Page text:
|Publication number||US5188731 A|
|Application number||US 07/592,922|
|Publication date||Feb 23, 1993|
|Filing date||Oct 4, 1990|
|Priority date||Oct 4, 1990|
|Publication number||07592922, 592922, US 5188731 A, US 5188731A, US-A-5188731, US5188731 A, US5188731A|
|Inventors||John Lapoint, Jr.|
|Original Assignee||Lapoint Jr John|
|Export Citation||BiBTeX, EndNote, RefMan|
|Patent Citations (13), Referenced by (14), Classifications (8), Legal Events (5)|
|External Links: USPTO, USPTO Assignment, Espacenet|
1. Field of the Invention
The invention relates to filters for use in pressure vessels.
2. Description of the Related Art
The use of filter bags in pressured vessels is known in the art. The purpose of the filter bag is remove contaminants from the various fluids that are poured through them. Each design has attempted to provide a low cost, highly efficient filter that can be easily changed. The major obstacle that has not been overcome is to provide a low cost method of ensuring that substantially all of the liquid goes through the filter without bypassing it because of an imperfect seal.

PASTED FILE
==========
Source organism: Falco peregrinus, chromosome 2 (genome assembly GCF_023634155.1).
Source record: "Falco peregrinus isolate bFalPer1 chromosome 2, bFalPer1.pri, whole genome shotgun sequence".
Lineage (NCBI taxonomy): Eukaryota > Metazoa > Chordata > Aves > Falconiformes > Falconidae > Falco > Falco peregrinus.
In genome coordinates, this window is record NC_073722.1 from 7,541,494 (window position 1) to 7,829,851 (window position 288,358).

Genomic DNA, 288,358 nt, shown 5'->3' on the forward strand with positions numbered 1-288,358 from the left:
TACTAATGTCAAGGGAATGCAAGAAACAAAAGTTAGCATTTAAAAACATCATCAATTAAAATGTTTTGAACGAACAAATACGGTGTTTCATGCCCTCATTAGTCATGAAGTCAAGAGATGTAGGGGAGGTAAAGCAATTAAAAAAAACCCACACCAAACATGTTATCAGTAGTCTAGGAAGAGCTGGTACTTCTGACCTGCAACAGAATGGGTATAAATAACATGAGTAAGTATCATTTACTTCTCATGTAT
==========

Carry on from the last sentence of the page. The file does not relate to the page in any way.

U.S. Pat. No. 4,202,966, issued to Morgan on May 27, 1980, discloses a filter element that is claimed to provide a hermetic seal between the filter and the pressure vessel that contains it. Tests by the inventor on PolyLocŪ, a filter element based on the teaching of this patent reveal substantial liquid is able to bypass the filter element under simulated operating conditions.
Similar tests conducted on other commercially available filter elements also reveal that substantial levels of liquid are able to bypass the filter element under simulated operating conditions.
Indeed, as far back as 1929, McGonigal, in U.S. Pat. No. 1,782,500, sought to solve the problem of easily changing filter elements yet providing a leak-proof seal. This design features an elaborate retaining mechanism that is impractical for today's filter needs.